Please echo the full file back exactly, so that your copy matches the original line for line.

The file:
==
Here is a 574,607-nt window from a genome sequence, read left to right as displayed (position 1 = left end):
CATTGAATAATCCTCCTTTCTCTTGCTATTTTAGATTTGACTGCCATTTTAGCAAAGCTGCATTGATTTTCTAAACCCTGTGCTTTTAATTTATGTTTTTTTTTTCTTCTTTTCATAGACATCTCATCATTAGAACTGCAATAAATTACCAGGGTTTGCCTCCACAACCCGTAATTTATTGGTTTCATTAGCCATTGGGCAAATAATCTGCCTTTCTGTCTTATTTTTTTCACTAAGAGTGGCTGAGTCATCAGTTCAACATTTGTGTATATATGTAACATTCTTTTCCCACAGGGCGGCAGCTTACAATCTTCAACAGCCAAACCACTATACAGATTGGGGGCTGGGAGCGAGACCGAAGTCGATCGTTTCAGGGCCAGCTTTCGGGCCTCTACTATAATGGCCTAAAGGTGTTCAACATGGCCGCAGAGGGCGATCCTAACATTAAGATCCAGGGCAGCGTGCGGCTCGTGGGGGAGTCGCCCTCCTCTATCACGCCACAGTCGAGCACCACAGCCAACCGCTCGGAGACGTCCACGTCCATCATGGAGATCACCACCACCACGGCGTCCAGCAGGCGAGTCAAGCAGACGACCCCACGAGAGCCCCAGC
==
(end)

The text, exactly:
Here is a 574,607-nt window from a genome sequence, read left to right as displayed (position 1 = left end):
CATTGAATAATCCTCCTTTCTCTTGCTATTTTAGATTTGACTGCCATTTTAGCAAAGCTGCATTGATTTTCTAAACCCTGTGCTTTTAATTTATGTTTTTTTTTTCTTCTTTTCATAGACATCTCATCATTAGAACTGCAATAAATTACCAGGGTTTGCCTCCACAACCCGTAATTTATTGGTTTCATTAGCCATTGGGCAAATAATCTGCCTTTCTGTCTTATTTTTTTCACTAAGAGTGGCTGAGTCATCAGTTCAACATTTGTGTATATATGTAACATTCTTTTCCCACAGGGCGGCAGCTTACAATCTTCAACAGCCAAACCACTATACAGATTGGGGGCTGGGAGCGAGACCGAAGTCGATCGTTTCAGGGCCAGCTTTCGGGCCTCTACTATAATGGCCTAAAGGTGTTCAACATGGCCGCAGAGGGCGATCCTAACATTAAGATCCAGGGCAGCGTGCGGCTCGTGGGGGAGTCGCCCTCCTCTATCACGCCACAGTCGAGCACCACAGCCAACCGCTCGGAGACGTCCACGTCCATCATGGAGATCACCACCACCACGGCGTCCAGCAGGCGAGTCAAGCAGACGACCCCACGAGAGCCCCAGC